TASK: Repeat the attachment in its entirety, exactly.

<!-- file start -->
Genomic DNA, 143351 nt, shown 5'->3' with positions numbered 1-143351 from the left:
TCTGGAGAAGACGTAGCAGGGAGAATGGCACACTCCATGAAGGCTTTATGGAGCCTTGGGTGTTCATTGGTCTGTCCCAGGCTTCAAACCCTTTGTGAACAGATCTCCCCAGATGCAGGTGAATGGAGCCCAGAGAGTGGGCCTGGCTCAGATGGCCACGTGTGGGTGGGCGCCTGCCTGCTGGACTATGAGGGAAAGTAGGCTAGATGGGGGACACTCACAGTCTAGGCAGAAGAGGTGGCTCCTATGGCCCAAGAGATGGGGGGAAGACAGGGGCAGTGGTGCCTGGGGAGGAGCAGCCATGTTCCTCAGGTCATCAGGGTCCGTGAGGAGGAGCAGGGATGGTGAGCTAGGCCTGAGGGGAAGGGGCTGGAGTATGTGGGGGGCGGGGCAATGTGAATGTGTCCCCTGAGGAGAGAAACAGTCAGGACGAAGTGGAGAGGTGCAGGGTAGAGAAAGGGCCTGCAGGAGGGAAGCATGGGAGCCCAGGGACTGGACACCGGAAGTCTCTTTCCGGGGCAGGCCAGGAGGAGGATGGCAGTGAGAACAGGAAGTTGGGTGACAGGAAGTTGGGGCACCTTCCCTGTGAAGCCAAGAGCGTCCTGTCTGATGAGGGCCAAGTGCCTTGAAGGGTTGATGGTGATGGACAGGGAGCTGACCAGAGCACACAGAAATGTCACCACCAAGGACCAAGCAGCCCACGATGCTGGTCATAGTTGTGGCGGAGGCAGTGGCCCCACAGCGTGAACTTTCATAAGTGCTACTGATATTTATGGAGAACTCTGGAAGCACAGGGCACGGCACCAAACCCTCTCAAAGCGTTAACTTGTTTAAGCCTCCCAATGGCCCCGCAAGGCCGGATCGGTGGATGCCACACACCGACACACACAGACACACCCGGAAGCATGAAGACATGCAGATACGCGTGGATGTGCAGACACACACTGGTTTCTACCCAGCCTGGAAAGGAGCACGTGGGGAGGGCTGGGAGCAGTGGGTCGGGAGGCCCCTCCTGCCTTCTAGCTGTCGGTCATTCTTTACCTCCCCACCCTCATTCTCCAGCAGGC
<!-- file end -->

Genomic DNA, 143351 nt, shown 5'->3' with positions numbered 1-143351 from the left:
TCTGGAGAAGACGTAGCAGGGAGAATGGCACACTCCATGAAGGCTTTATGGAGCCTTGGGTGTTCATTGGTCTGTCCCAGGCTTCAAACCCTTTGTGAACAGATCTCCCCAGATGCAGGTGAATGGAGCCCAGAGAGTGGGCCTGGCTCAGATGGCCACGTGTGGGTGGGCGCCTGCCTGCTGGACTATGAGGGAAAGTAGGCTAGATGGGGGACACTCACAGTCTAGGCAGAAGAGGTGGCTCCTATGGCCCAAGAGATGGGGGGAAGACAGGGGCAGTGGTGCCTGGGGAGGAGCAGCCATGTTCCTCAGGTCATCAGGGTCCGTGAGGAGGAGCAGGGATGGTGAGCTAGGCCTGAGGGGAAGGGGCTGGAGTATGTGGGGGGCGGGGCAATGTGAATGTGTCCCCTGAGGAGAGAAACAGTCAGGACGAAGTGGAGAGGTGCAGGGTAGAGAAAGGGCCTGCAGGAGGGAAGCATGGGAGCCCAGGGACTGGACACCGGAAGTCTCTTTCCGGGGCAGGCCAGGAGGAGGATGGCAGTGAGAACAGGAAGTTGGGTGACAGGAAGTTGGGGCACCTTCCCTGTGAAGCCAAGAGCGTCCTGTCTGATGAGGGCCAAGTGCCTTGAAGGGTTGATGGTGATGGACAGGGAGCTGACCAGAGCACACAGAAATGTCACCACCAAGGACCAAGCAGCCCACGATGCTGGTCATAGTTGTGGCGGAGGCAGTGGCCCCACAGCGTGAACTTTCATAAGTGCTACTGATATTTATGGAGAACTCTGGAAGCACAGGGCACGGCACCAAACCCTCTCAAAGCGTTAACTTGTTTAAGCCTCCCAATGGCCCCGCAAGGCCGGATCGGTGGATGCCACACACCGACACACACAGACACACCCGGAAGCATGAAGACATGCAGATACGCGTGGATGTGCAGACACACACTGGTTTCTACCCAGCCTGGAAAGGAGCACGTGGGGAGGGCTGGGAGCAGTGGGTCGGGAGGCCCCTCCTGCCTTCTAGCTGTCGGTCATTCTTTACCTCCCCACCCTCATTCTCCAGCAGGC